El Mataro, which was broadcast last night at 1:30am AEST, has ended, with Bevan scoring 2 Buces and setting up 3 points and securing a victory for the Cartel in the semi-pro Mexican Buce League.
Guy Bevan, who was kidnapped in late-2013 by the Mexican drug cartel in order to play for their Buce team against rivals Ejército Mexicano in the Ascenso Buche División, seemed physically healthy and mentally prepared for the challenge ahead of him, say friends and family who watched the match.
Bevan suffered a fractured ankle in the final minutes of the game after successfully dodging several deliberate attempts to disable him during the match. Most attacks came in the form of attempted kicks and stomps, and even one attack from a player with a concealed knife, which Bevan was able to avoid before the attacking player was sent off.
Despite matches like this being relatively unheard of in Australian buce terms, six other players who played El Mataro were also carried off the field- including two confirmed deaths in what has continued to be the bloodiest derby in Buce history.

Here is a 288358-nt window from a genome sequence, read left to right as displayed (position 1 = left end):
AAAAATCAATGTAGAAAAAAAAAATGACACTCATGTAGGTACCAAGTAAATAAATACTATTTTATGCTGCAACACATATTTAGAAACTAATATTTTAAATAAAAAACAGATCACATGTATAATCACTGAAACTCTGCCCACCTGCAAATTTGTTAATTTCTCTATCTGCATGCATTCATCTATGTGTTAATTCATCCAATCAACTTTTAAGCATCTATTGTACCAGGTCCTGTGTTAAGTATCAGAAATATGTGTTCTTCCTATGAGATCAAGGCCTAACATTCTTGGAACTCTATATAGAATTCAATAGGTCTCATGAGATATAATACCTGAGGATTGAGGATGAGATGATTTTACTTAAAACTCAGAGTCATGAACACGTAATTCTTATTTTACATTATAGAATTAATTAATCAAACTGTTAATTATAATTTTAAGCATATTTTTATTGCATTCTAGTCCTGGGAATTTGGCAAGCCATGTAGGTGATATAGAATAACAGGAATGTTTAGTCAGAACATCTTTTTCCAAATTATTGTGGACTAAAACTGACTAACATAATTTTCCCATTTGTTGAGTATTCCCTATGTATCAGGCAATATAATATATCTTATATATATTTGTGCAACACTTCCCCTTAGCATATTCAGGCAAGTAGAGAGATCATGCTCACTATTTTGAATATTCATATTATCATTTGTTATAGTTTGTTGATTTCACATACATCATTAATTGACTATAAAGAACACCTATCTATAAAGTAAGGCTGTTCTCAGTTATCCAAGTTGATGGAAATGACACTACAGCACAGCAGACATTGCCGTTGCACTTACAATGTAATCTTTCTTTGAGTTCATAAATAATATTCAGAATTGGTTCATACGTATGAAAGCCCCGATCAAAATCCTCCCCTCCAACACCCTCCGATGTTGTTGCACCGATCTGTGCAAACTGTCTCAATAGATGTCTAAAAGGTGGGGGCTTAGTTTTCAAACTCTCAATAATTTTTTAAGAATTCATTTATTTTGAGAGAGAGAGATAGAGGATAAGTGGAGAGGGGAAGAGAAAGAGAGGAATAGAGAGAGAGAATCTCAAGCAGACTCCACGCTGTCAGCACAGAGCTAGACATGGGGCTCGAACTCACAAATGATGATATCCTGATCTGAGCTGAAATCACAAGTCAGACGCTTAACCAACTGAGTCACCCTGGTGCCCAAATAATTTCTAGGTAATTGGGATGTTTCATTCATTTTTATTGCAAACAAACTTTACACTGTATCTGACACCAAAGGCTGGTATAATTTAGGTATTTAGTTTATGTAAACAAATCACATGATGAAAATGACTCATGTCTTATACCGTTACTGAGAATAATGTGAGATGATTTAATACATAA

Bevan’s spectacular job of achieving victory has secured his survival in Cartel captivity- for now, say experts in Cartel behaviour. Had Bevan lost the match, he would be far less useful to the Cartel and less likely to be released.
Now the game has ended, pressure on the Cartel to release Bevan has increased by both Mexican and Australian officials. Australian Prime Minister Tony Abbott has made demands that “Mr. Devon be released as soon as humanly possible” and that “human right violations on this scale are an absolute misplace”. Experts are not so optimistic, however.
“I’d say his chances of release are still low” said former Australian diplomat Bob Hendricks.
Word has it that the Australian government plans to send a well-respected Buce player over to calm tensions and secure a safe passage home for Bevan. “It worked for Dennis Rodman and South Korea,what could go wrong?” explained a confident Mr. Abbott.